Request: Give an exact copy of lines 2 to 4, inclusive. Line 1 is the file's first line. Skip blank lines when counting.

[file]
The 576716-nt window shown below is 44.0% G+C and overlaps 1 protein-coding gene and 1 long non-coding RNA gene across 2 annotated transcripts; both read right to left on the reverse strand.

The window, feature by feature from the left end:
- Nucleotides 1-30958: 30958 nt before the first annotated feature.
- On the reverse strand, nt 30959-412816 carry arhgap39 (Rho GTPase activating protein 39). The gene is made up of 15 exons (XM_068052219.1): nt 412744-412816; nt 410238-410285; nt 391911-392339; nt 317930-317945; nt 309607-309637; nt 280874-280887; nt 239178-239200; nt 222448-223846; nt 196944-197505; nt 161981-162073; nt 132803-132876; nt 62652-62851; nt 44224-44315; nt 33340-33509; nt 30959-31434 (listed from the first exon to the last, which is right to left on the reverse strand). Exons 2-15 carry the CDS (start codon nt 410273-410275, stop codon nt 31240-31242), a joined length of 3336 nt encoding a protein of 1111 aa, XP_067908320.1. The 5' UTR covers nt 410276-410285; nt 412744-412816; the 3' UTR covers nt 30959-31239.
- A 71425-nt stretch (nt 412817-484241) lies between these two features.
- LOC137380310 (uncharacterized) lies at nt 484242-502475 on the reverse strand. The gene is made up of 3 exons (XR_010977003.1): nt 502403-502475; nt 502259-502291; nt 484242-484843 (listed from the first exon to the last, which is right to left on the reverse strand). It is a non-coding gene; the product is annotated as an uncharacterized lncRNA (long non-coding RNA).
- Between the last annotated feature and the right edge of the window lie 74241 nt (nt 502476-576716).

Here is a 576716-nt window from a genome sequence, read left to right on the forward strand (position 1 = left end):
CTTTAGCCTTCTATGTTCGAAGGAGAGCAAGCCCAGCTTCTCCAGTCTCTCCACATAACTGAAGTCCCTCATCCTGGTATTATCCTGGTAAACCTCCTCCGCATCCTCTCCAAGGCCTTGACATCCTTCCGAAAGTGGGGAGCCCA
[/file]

The window, feature by feature from the left end:
- Nucleotides 1-30958: 30958 nt before the first annotated feature.
- On the reverse strand, nt 30959-412816 carry arhgap39 (Rho GTPase activating protein 39). The gene is made up of 15 exons (XM_068052219.1): nt 412744-412816; nt 410238-410285; nt 391911-392339; nt 317930-317945; nt 309607-309637; nt 280874-280887; nt 239178-239200; nt 222448-223846; nt 196944-197505; nt 161981-162073; nt 132803-132876; nt 62652-62851; nt 44224-44315; nt 33340-33509; nt 30959-31434 (listed from the first exon to the last, which is right to left on the reverse strand). Exons 2-15 carry the CDS (start codon nt 410273-410275, stop codon nt 31240-31242), a joined length of 3336 nt encoding a protein of 1111 aa, XP_067908320.1. The 5' UTR covers nt 410276-410285; nt 412744-412816; the 3' UTR covers nt 30959-31239.